Juan Diego Sánchez is a livery creator for esports racing teams. The work he does means that teams can rep their colours across all kinds of competitions.
Image credit: Nils Naujoks / iLiveries
The VCO Esports Racing League Summer Cup is starting very soon. The multi-platform championship began in January with the Esports Racing World Cup and then ran from March to May with the ERL Spring Cup.
The Summer Cup holds major significance as the series will be switching cars for the first time. For the ERWC and ERL Spring Cup, the cars on each platform were the same. Assetto Corsa Competizione races featured the Mercedes-AMG GT3, rFactor 2 had the Formula Pro and iRacing‘s races utilised the Holden ZB Commodore Supercar. Now, the cars have changed up.
For the Summer Cup, the Toyota Corolla GR Sport will be used on rFactor 2 which was added recently in the British Touring Cars pack. The teams will then use the Dallara IR18 IndyCar on iRacing and the races on ACC will be done with the Porsche 992 GT3 Cup. The latter was just added with the Challengers Pack. All very different cars on already very different sims to race on.
Each of the 27 teams competing will require the cars to bear their livery. The process that goes into it is meticulous and time-consuming, and is often the work of dedicated graphic designers. One such example is Juan Diego ‘Juandi’ Sánchez, otherwise known as iLiveries.
We were interested to learn about this side of competitive esports racing. So Sánchez agreed to talk us through the process and how he got started.
OverTake: How did you get a start in your role as a professional livery creator?
It was a long time ago. Around 2006-07, I was just working in the modding scene for some sims. It allowed me to develop some skills doing liveries. In the beginning, I was only doing replicas of real motorsport liveries, but when the community started to grow, some major sim racing championships began coming up like Formula SimRacing and some teams started to need custom liveries.
I think the first one I did was in 2009 and I was wanting to do it, I felt passion for livery creation but at the beginning, it was just for fun and I wasn’t getting any money. I continued creating mods, some fantasy ones and some for teams who needed custom liveries.
When sim racing became more professionalised, some professional teams started reaching out asking for me to design their liveries as they needed an identity. So I saw an opportunity to open up a service, been doing it now for a few years and as the scene grew, more sponsors would become interested so I was finally earning enough money to quit my job. I was a Java Developer in a software company, and I thought this could be a reality to swap jobs and right now, I am full time working on iLiveries with all the professional teams.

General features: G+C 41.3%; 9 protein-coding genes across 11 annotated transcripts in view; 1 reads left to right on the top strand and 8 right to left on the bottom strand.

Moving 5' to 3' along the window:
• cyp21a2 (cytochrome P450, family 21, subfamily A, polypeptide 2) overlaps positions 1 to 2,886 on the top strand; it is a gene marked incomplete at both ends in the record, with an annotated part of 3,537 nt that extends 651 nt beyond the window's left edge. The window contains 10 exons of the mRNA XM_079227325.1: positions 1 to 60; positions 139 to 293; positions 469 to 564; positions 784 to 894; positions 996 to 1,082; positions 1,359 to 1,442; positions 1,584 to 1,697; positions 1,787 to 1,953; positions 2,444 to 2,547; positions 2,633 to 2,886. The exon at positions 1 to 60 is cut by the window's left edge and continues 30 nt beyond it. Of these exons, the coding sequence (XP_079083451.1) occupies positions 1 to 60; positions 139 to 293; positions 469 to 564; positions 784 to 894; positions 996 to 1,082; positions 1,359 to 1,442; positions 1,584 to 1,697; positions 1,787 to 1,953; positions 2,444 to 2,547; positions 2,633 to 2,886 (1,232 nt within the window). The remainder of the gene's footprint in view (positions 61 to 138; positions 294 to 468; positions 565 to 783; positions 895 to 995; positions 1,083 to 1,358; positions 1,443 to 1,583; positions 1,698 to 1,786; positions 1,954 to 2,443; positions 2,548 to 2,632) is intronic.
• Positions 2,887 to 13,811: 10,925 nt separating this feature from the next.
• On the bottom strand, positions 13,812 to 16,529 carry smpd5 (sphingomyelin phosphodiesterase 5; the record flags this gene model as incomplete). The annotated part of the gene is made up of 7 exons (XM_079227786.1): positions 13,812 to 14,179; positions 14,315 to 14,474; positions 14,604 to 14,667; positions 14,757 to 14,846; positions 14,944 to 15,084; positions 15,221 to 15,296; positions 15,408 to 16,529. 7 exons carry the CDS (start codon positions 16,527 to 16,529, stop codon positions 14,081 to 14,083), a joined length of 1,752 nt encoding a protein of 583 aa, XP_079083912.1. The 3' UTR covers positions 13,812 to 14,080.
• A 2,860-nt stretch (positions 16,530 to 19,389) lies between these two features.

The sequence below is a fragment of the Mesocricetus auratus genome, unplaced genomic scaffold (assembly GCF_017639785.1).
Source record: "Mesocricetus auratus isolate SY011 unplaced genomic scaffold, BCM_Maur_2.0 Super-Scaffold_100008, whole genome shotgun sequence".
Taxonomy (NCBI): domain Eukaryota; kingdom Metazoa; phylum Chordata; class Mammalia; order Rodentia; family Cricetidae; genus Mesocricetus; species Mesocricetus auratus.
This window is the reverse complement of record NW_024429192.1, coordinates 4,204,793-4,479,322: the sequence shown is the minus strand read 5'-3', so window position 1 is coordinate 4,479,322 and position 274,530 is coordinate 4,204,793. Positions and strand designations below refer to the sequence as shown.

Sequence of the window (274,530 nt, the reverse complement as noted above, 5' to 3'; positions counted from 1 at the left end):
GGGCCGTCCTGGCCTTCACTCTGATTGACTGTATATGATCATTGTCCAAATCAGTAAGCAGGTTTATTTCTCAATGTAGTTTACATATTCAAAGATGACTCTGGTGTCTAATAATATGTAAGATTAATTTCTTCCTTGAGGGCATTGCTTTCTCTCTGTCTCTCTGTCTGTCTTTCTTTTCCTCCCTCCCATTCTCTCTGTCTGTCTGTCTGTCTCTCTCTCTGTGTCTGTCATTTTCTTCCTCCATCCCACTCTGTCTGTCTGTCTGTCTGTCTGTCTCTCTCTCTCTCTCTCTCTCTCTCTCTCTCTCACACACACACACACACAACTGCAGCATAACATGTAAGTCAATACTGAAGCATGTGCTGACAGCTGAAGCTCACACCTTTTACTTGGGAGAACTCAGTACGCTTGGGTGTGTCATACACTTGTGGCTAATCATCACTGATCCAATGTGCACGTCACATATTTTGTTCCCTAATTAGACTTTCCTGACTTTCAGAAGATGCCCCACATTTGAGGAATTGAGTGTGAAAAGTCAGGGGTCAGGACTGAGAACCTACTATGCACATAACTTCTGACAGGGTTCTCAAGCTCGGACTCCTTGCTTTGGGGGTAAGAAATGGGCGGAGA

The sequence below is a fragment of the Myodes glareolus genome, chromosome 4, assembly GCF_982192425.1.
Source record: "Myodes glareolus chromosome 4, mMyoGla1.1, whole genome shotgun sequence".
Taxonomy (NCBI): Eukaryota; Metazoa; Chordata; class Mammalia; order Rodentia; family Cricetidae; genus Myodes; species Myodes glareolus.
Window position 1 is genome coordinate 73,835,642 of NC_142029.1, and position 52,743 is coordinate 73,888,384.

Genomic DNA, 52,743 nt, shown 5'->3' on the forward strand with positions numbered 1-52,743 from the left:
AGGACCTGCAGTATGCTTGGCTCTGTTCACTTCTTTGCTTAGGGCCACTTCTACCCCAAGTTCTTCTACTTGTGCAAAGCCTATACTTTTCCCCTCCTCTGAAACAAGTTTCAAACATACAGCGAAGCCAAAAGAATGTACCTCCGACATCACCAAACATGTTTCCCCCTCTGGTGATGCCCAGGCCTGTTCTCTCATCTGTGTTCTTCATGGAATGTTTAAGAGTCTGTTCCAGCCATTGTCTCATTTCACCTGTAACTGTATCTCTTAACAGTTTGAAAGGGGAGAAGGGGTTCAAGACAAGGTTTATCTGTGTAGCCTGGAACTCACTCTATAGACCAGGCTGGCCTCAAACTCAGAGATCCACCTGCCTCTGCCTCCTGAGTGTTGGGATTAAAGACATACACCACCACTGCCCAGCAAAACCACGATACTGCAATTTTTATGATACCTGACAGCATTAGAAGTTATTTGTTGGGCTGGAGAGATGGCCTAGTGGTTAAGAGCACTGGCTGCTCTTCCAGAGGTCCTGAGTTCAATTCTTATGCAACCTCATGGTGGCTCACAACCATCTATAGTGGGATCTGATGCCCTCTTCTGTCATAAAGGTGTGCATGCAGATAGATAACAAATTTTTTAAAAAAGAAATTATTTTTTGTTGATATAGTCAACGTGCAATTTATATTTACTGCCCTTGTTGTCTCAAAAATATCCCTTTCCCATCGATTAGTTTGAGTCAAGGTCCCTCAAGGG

OverTake: What teams do you currently do liveries for or have done liveries for and which livery that you have worked on is your favourite?
It’s very complicated to have a favourite one because I have done a lot of liveries that aren’t very well known, since a large portion of my customers are still regular people and not big budget teams.
My biggest customer is BS+COMPETITION, I’ve also done stuff for Team Redline, Red Bull Esports, Williams Esports, I’m sure there are some I’ve forgotten. Right now, I’m currently working on a new livery for Biela.
I’ve just started to work on a new project with AMG Motorsport with some virtual liveries with the chance of designing some real liveries if everything goes well.
Very fortunate to have these customers. I think I have the best selection of high profile teams on my portfolio so that’s really good for my business.
OverTake: What is the process that goes into working with a team to create liveries for them?
There are some teams who come to me with a pre-determined idea so we have a briefing, they try to explain what they want and so I try to think if it will work or not. I then do my interpretation of what they request. These are the easiest jobs that I do.